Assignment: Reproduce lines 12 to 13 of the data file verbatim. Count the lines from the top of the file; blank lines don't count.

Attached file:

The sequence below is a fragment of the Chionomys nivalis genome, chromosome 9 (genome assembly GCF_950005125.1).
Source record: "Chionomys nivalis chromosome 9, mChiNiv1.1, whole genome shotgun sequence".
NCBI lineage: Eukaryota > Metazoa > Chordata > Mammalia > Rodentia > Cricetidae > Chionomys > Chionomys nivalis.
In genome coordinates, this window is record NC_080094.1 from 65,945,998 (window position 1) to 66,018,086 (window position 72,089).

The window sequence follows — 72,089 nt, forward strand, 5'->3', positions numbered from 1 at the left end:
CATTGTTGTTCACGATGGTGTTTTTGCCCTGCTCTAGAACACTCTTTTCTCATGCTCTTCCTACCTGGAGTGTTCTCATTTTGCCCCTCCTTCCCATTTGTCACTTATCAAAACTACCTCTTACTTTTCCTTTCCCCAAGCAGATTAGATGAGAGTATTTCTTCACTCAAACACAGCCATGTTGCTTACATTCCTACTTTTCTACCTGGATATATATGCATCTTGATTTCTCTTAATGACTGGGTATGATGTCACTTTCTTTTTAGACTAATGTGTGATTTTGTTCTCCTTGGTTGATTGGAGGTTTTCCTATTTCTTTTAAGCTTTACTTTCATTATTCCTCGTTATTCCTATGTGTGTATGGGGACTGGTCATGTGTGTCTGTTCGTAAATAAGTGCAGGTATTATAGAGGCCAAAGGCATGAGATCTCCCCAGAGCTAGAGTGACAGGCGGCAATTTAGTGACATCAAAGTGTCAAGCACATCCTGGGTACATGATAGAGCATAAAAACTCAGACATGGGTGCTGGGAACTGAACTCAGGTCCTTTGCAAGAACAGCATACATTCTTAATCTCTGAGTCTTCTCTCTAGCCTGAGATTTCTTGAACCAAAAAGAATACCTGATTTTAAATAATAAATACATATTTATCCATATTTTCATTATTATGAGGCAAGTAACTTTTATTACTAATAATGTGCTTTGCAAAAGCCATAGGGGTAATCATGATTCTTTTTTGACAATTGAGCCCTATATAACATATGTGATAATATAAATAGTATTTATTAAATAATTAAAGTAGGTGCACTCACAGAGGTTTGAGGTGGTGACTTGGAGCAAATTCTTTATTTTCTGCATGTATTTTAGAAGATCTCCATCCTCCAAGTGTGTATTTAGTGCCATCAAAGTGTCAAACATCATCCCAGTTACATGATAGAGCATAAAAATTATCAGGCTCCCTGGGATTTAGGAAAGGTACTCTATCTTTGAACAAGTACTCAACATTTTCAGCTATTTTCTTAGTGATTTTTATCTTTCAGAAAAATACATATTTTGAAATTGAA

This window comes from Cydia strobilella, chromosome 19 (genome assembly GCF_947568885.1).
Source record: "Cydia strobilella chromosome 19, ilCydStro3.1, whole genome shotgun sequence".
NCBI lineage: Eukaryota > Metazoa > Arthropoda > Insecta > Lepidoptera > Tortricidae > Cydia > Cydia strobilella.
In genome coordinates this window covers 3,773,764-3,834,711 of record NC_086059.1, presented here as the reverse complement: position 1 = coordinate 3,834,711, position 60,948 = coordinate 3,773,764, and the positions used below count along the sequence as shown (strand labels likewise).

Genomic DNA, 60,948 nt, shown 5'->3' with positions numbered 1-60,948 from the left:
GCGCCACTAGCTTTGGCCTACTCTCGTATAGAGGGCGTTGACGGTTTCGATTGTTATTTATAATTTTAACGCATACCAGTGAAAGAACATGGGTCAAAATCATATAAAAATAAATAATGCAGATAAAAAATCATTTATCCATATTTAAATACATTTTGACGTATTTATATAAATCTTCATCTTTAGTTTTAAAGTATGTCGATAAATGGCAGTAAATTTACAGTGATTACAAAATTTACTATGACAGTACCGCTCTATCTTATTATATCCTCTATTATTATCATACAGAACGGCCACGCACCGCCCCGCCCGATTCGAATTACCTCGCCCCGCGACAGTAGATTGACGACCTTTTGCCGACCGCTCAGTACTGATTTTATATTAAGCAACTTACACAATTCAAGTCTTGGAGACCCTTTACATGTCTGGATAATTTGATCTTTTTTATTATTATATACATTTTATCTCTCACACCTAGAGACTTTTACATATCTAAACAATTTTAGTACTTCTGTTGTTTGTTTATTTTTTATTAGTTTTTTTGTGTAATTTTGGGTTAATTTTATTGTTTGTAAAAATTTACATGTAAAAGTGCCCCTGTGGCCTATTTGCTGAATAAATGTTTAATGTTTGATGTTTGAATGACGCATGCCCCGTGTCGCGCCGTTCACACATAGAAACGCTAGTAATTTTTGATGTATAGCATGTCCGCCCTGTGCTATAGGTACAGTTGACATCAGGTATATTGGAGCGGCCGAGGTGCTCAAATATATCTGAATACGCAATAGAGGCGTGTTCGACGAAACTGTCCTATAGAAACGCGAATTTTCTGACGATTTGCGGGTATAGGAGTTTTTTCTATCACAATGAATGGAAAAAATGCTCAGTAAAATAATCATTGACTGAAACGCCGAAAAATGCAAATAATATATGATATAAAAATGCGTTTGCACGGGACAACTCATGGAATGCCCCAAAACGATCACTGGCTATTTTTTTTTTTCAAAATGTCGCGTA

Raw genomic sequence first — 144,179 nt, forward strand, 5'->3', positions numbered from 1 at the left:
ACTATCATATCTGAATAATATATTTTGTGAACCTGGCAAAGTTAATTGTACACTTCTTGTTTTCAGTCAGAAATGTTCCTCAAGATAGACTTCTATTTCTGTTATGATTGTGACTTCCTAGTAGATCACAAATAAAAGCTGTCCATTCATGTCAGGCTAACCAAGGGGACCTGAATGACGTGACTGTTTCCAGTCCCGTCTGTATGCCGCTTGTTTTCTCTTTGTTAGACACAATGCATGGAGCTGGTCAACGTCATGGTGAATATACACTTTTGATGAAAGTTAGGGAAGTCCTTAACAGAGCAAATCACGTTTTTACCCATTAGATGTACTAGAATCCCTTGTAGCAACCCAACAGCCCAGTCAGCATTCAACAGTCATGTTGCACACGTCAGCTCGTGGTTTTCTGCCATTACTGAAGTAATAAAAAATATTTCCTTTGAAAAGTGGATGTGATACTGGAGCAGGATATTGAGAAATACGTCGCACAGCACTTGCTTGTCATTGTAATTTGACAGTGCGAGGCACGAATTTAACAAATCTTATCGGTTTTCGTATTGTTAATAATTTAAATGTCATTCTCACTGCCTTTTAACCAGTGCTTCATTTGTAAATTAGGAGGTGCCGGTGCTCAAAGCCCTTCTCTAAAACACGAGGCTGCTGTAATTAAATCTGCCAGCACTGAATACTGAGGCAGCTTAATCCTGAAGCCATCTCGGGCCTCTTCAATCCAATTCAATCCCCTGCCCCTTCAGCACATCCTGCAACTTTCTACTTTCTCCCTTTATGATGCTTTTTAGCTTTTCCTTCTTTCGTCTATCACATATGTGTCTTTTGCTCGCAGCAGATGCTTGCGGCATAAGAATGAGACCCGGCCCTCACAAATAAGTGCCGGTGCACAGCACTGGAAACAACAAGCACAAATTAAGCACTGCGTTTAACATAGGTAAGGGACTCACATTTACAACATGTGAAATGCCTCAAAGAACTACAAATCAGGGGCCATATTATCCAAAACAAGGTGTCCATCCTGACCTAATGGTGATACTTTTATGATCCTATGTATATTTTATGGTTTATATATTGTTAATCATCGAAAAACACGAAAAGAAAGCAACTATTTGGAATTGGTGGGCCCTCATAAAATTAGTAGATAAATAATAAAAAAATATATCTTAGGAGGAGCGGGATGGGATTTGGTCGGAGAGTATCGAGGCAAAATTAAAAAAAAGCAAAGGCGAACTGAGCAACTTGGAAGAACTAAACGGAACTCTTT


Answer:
GCGCCACTAGCTTTGGCCTACTCTCGTATAGAGGGCGTTGACGGTTTCGATTGTTATTTATAATTTTAACGCATACCAGTGAAAGAACATGGGTCAAAATCATATAAAAATAAATAATGCAGATAAAAAATCATTTATCCATATTTAAATACATTTTGACGTATTTATATAAATCTTCATCTTTAGTTTTAAAGTATGTCGATAAATGGCAGTAAATTTACAGTGATTACAAAATTTACTATGACAGTACCGCTCTATCTTATTATATCCTCTATTATTATCATACAGAACGGCCACGCACCGCCCCGCCCGATTCGAATTACCTCGCCCCGCGACAGTAGATTGACGACCTTTTGCCGACCGCTCAGTACTGATTTTATATTAAGCAACTTACACAATTCAAGTCTTGGAGACCCTTTACATGTCTGGATAATTTGATCTTTTTTATTATTATATACATTTTATCTCTCACACCTAGAGACTTTTACATATCTAAACAATTTTAGTACTTCTGTTGTTTGTTTATTTTTTATTAGTTTTTTTGTGTAATTTTGGGTTAATTTTATTGTTTGTAAAAATTTACATGTAAAAGTGCCCCTGTGGCCTATTTGCTGAATAAATGTTTAATGTTTGATGTTTGAATGACGCATGCCCCGTGTCGCGCCGTTCACACATAGAAACGCTAGTAATTTTTGATGTATAGCATGTCCGCCCTGTGCTATAGGTACAGTTGACATCAGGTATATTGGAGCGGCCGAGGTGCTCAAATATATCTGAATACGCAATAGAGGCGTGTTCGACGAAACTGTCCTATAGAAACGCGAATTTTCTGACGATTTGCGGGTATAGGAGTTTTTTCTATCACAATGAATGGAAAAAATGCTCAGTAAAATAATCATTGACTGAAACGCCGAAAAATGCAAATAATATATGATATAAAAATGCGTTTGCACGGGACAACTCATGGAATGCCCCAAAACGATCACTGGCTATTTTTTTTTTTCAAAATGTCGCGTA

Raw genomic sequence first — 144,179 nt, forward strand, 5'->3', positions numbered from 1 at the left: